Disc pain is a misunderstood condition which supposedly affects hundreds of millions of people worldwide. Painful spinal disc conditions are typically blamed on either herniations or degeneration, although neither diagnosis is inherently symptomatic. Even when patients do experience actual structural pain, the herniation or deterioration might be the cause, but the disc almost never experiences pain itself.
The only exception to this rule is the theory of discogenic pain, in which symptoms are suspected of coming from the tiny nerves which serve the cartilaginous attachments of the discs to their respective vertebrae.
This article will simply define all the possible processes through which pain can be generated by a pathological disc condition.
The term painful disc makes it seem like the disc structure is actually suffering pain. This is not likely in virtually any scenario, since true discogenic pain is extremely rare and might not exist at all. The most common reasons for pain associated with a disc condition are:
A herniated disc might press on a spinal nerve root, causing a compressive neuropathy. This can cause short term pain and related neurological symptoms including weakness, numbness and tingling. When the disc compresses a nerve root in the neuroforamen opening, the condition is called foraminal stenosis. Continued nerve compression should cause objective numbness and eventual weakness in the area innervated by the constricted nerve. Chronic pain should not be a typical result in this scenario.
When a disc bulge compresses the actual spinal cord, widespread symptoms may exist virtually anywhere below the narrowed canal level. Symptoms may include pain, paresthesia, incontinence and the inability to stand or ambulate effectively. This scary condition is called spinal stenosis.
A ruptured disc might spill some irritating proteins into surrounding nerve tissue. This controversial diagnosis which is not proven to affect the majority of affected patients is called chemical radiculitis.
A patient with advanced degenerative disc disease might experience drastic spinal changes due to the arthritic processes. This typically results from increased vertebral contact and the growth of bone spurs, called osteophytes. DDD might contribute to some symptomatic cases of facet joint syndrome, as well.
All these disc-related conditions might exist, but are rarely to blame for serious or ongoing chronic back pain. Most of the degenerative changes in the spine are completely normal and not harmful or painful at all. Some might cause mild symptoms in a small percentage of affected individuals.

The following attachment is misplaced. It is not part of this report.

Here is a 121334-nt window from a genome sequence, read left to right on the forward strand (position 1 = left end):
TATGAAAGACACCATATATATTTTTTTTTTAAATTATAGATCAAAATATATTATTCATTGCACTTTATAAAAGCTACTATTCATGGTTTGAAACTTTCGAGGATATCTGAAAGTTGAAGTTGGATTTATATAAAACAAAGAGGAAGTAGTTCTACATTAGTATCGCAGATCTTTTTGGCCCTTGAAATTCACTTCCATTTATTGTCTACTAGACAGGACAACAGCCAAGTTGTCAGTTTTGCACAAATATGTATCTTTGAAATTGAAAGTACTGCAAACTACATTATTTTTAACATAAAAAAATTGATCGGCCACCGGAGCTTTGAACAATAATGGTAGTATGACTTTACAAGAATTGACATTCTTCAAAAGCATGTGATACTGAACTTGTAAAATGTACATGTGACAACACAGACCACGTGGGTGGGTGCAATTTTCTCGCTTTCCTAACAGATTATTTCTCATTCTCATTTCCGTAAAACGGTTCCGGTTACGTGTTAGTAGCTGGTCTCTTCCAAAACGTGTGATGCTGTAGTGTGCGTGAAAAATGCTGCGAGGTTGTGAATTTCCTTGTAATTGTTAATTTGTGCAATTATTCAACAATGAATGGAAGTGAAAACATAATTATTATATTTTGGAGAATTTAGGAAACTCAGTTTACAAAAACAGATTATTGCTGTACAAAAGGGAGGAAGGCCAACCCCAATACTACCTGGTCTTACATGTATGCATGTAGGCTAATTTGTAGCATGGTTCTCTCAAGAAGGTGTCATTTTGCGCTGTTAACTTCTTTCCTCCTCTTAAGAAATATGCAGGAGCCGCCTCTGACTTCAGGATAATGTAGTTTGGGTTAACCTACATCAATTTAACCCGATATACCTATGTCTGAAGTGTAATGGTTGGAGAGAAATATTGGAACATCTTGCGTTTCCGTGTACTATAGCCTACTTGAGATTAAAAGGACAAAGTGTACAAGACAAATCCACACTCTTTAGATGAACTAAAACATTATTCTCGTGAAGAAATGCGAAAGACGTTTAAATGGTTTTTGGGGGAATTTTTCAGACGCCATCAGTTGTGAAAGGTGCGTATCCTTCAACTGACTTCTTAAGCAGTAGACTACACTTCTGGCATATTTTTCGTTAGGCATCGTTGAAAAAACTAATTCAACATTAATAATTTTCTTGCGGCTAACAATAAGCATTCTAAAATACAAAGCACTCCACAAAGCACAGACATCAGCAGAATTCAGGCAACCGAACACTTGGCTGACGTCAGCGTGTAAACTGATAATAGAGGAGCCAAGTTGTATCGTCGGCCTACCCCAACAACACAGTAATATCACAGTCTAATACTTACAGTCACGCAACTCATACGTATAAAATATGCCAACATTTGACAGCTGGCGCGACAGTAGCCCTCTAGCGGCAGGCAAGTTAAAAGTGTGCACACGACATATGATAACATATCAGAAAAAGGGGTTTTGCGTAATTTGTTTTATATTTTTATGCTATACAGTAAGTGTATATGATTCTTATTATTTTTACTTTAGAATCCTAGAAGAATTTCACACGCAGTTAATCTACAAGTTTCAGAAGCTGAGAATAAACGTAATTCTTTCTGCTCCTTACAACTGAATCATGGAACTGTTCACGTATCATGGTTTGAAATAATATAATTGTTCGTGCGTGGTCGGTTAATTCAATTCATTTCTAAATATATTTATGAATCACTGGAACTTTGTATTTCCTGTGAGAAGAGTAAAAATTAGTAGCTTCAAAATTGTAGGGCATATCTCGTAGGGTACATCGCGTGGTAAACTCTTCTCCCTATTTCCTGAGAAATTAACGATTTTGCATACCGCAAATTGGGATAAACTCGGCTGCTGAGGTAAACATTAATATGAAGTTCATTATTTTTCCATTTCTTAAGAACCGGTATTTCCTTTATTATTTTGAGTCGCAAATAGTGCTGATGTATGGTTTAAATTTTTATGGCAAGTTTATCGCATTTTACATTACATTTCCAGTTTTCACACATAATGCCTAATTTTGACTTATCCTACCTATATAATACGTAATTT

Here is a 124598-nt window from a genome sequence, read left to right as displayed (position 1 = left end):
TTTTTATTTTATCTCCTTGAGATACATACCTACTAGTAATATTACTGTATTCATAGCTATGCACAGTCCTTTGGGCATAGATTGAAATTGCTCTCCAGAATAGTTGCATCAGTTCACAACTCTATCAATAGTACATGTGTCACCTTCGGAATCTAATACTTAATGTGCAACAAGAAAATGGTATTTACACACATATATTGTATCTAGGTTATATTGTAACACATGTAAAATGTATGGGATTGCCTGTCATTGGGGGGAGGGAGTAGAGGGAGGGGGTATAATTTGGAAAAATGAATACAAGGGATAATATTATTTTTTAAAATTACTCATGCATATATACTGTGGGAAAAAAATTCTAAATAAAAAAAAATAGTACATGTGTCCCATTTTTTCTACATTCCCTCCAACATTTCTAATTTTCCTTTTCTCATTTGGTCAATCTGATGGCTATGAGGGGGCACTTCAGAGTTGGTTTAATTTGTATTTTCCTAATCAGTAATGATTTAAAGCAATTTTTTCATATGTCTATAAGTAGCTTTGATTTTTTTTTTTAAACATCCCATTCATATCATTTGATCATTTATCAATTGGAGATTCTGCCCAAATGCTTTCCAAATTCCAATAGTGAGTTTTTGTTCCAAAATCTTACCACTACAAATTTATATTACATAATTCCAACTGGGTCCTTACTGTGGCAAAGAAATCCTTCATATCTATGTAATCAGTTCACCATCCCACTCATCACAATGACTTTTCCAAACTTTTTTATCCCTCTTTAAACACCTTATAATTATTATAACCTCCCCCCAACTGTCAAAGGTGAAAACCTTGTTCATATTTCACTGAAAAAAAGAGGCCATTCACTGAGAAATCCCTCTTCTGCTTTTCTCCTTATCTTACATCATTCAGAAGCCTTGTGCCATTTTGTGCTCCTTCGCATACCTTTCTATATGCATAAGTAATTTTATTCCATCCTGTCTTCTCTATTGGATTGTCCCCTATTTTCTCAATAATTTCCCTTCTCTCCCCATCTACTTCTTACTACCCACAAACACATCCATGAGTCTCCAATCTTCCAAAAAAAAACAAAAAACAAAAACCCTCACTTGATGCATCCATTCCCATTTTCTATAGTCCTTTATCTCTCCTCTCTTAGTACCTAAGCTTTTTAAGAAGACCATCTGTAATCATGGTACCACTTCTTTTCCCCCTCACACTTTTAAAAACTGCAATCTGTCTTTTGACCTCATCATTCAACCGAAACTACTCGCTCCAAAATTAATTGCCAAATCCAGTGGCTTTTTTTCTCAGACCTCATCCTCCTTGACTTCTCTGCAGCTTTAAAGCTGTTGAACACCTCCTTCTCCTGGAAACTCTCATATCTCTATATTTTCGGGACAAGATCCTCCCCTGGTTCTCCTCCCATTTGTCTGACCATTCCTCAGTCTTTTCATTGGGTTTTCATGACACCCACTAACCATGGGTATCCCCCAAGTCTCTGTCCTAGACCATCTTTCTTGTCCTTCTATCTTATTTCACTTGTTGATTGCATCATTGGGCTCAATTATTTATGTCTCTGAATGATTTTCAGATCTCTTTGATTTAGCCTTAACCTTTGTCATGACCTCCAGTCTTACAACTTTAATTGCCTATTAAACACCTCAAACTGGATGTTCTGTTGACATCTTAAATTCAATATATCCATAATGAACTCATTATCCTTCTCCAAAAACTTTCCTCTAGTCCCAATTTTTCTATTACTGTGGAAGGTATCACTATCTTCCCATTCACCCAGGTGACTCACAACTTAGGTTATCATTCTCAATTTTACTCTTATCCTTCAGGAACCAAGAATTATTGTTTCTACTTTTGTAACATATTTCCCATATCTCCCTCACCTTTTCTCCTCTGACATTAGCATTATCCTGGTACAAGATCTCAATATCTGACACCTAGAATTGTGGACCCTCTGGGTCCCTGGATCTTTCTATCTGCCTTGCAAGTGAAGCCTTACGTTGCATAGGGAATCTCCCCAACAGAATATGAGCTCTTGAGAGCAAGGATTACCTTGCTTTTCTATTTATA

It is rare for typical spinal degeneration to cause serious disc pain complaints. While DDD does aid the arthritic processes in the spine, these changes are simply part of getting older and are not inherently symptomatic.
Herniated discs are mostly a benign spinal occurrence and also seldom cause severe pain. Many go completely unnoticed and undiagnosed for years. Even painful sudden herniations, due to substantial trauma, typically resolve within 2 months time, with or without medical care. The chances of a herniated disc living up to its fearsome reputation and causing chronic back pain, for years at a time, is very low indeed. It can happen, but this represents the extreme exception to the rule; not the rule itself, as is the common misconception.
Remember, intervertebral discs do not have nerve endings or blood vessels and can not experience pain by themselves. The theory of discogenic pain is just that: a theory. Even when it does exist, the tiny nerves involved in regulating disc function are highly unlikely to create considerable pain or related neurological symptoms.
A great percentage of disc complaints are actually misdiagnosed. A herniated disc might exist in the area and take the blame for pain which it is not causing. DDD is also likely to exist and might be blamed instead. Once again, DDD is almost certainly innocent of creating serious symptoms.
If you take scapegoat disc herniation and degeneration off the table, it is clear that most chronic back and neck pain would have to be diagnosed as being idiopathic. Since no diagnosis could be made, then no treatment could be rendered. This would cost our medical system billions of dollars every year. While this solution does not seem to solve anything, it would prevent the utter epidemic of misdiagnosis. It would prevent wasting time, energy, hope and money with ineffective treatment and eventual unnecessary herniated disc surgery.